I didn’t want to overthink it, and I really wanted to do it in a challenging environment. I wanted to see if it was something I could actually do. It turns out I could because the second time I did it, I won an award. And that was such a huge confidence boost. 

Another thing about British people is how blunt they are. They are not the type to patronise you or hand you a cookie just for being a human being. So that feedback, in the beginning, pushed me to keep doing it.

How has that been so far?

The rest of the journey has not been as easy, but because the beginning was so affirming, that has propelled me to keep going. 

Love that for you. So, would you say Trevor Noah is one of your biggest inspirations?

110%. I think just seeing an African at the highest echelon is the best part. And it’s not just about where he’s reached, he’s really good. He’s intelligent, articulate and charismatic. He makes comedy accessible in a different way. 

Growing up, I was very academic, and I think this is one of the main reasons my dad struggled to accept the pivot to comedy. It was difficult to reconcile the things I was interested in with what was expected of me.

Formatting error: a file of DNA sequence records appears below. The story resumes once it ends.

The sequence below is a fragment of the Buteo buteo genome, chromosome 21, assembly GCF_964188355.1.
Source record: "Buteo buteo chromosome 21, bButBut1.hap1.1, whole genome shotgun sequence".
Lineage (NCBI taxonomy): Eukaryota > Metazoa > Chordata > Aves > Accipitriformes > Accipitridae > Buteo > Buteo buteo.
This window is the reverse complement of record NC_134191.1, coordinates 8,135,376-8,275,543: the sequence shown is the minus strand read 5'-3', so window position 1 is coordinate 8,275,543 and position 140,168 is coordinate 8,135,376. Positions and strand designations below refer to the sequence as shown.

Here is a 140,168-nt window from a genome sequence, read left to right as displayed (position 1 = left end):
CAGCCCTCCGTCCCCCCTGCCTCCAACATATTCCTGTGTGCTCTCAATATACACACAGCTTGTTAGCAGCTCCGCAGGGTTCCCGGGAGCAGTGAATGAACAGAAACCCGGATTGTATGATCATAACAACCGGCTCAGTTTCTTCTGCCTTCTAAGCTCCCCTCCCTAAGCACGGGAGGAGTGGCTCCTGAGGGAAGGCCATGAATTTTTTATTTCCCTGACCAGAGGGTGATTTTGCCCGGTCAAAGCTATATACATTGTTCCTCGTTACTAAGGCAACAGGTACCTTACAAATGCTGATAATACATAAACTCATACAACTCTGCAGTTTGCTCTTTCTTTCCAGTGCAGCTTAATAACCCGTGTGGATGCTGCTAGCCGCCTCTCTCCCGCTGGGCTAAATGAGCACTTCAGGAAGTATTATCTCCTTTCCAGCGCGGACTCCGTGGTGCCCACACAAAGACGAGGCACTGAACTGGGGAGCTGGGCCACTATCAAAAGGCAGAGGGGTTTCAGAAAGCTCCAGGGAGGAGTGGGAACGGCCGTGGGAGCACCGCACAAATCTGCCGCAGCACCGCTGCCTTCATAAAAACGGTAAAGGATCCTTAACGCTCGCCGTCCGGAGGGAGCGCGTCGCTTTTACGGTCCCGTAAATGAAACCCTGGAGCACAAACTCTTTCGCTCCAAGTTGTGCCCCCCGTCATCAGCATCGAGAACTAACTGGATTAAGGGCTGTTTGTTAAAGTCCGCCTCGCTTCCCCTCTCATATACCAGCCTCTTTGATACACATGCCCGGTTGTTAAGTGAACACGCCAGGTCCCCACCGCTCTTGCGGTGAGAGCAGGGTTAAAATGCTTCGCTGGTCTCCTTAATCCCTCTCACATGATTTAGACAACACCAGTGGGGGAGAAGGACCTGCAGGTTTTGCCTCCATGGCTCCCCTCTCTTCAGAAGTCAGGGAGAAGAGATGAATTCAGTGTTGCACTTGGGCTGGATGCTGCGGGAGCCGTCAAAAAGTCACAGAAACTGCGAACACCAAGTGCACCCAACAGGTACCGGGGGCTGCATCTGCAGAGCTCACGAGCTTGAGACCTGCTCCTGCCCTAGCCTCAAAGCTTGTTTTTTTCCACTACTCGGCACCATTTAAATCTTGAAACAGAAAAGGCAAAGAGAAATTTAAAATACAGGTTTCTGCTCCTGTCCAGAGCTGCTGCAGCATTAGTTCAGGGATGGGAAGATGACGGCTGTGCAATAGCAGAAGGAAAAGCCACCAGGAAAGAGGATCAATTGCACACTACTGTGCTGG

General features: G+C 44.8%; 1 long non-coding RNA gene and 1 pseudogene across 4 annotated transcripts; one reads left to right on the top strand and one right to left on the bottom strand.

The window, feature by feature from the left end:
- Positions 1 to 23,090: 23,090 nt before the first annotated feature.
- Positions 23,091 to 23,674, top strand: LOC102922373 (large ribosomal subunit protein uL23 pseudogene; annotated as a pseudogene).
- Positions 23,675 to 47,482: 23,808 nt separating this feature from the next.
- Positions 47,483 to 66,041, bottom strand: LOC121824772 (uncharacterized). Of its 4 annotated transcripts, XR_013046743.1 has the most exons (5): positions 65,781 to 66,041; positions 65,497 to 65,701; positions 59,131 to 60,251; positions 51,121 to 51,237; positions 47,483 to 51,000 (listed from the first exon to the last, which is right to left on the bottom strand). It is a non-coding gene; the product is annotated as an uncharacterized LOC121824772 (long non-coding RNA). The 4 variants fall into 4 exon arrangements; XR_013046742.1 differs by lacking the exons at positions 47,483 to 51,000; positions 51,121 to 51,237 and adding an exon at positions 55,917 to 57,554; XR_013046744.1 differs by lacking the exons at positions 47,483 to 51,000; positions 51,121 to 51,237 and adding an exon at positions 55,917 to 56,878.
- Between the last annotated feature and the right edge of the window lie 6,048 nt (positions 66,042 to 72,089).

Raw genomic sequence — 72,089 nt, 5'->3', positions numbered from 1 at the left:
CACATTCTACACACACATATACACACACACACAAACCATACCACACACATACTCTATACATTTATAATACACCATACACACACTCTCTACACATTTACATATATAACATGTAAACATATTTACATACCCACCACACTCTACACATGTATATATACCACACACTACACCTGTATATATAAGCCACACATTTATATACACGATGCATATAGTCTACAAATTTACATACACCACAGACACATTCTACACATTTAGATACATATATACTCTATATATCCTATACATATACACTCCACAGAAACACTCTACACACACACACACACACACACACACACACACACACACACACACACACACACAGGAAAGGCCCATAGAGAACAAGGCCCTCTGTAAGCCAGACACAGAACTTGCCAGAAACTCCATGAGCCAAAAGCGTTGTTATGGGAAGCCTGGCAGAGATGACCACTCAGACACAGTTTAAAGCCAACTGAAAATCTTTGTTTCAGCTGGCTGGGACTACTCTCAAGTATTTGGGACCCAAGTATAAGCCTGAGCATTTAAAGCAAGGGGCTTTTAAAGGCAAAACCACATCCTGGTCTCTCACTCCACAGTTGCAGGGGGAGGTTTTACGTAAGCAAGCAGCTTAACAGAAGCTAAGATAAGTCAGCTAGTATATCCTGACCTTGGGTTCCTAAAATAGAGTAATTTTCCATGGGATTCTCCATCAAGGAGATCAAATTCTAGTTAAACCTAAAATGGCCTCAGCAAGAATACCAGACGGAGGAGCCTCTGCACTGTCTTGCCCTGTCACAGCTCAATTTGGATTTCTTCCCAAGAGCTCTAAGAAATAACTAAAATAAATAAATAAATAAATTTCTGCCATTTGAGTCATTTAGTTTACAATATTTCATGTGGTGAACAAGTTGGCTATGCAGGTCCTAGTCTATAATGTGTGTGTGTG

Comedy just didn’t seem serious enough, especially in the Nigerian context of seriousness. But seeing comedy used intelligently on hits like The Daily Show sold me. 

You mentioned your dad struggling to accept it. How are your parents taking it now?

It’s still one step at a time. I think I’ve won the battle, but then he’ll ask some questions that’ll make me be like, “Sir, I thought we’d moved past this.” [Laughs] 

My mom is supportive, though. She’s just happy that her child is a celebrity. My dad is still getting there.

What were your goals at the start? 

After graduating from university, I knew I didn’t want to practise law. But I also knew that if I came back home, I would be forced to go to law school. So I got a teaching job in America,

When that was done, it was time to confront my real life. I had to go back to applying for law jobs, so I could try and become a serious citizen. But after many rejections, I decided to start writing a TV show as a stress reliever. 

One day, I told my friend about the show I was writing, and he told me about another friend who was doing the same thing. His friend reached out to me and asked me to help edit the show he was writing. I really enjoyed that experience.